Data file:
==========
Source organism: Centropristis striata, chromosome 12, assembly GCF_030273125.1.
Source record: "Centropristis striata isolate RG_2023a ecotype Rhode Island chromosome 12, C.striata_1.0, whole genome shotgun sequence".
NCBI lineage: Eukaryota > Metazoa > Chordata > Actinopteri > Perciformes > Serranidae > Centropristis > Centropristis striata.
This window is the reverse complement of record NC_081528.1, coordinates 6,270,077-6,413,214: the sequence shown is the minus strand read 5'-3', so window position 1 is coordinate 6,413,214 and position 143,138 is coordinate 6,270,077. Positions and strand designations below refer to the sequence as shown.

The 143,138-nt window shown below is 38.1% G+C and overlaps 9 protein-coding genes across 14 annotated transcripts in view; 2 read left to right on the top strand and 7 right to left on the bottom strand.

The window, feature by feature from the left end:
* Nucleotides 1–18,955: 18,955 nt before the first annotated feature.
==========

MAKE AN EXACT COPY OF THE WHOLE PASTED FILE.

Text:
Source organism: Centropristis striata, chromosome 12, assembly GCF_030273125.1.
Source record: "Centropristis striata isolate RG_2023a ecotype Rhode Island chromosome 12, C.striata_1.0, whole genome shotgun sequence".
NCBI lineage: Eukaryota > Metazoa > Chordata > Actinopteri > Perciformes > Serranidae > Centropristis > Centropristis striata.
This window is the reverse complement of record NC_081528.1, coordinates 6,270,077-6,413,214: the sequence shown is the minus strand read 5'-3', so window position 1 is coordinate 6,413,214 and position 143,138 is coordinate 6,270,077. Positions and strand designations below refer to the sequence as shown.

The 143,138-nt window shown below is 38.1% G+C and overlaps 9 protein-coding genes across 14 annotated transcripts in view; 2 read left to right on the top strand and 7 right to left on the bottom strand.

The window, feature by feature from the left end:
* Nucleotides 1–18,955: 18,955 nt before the first annotated feature.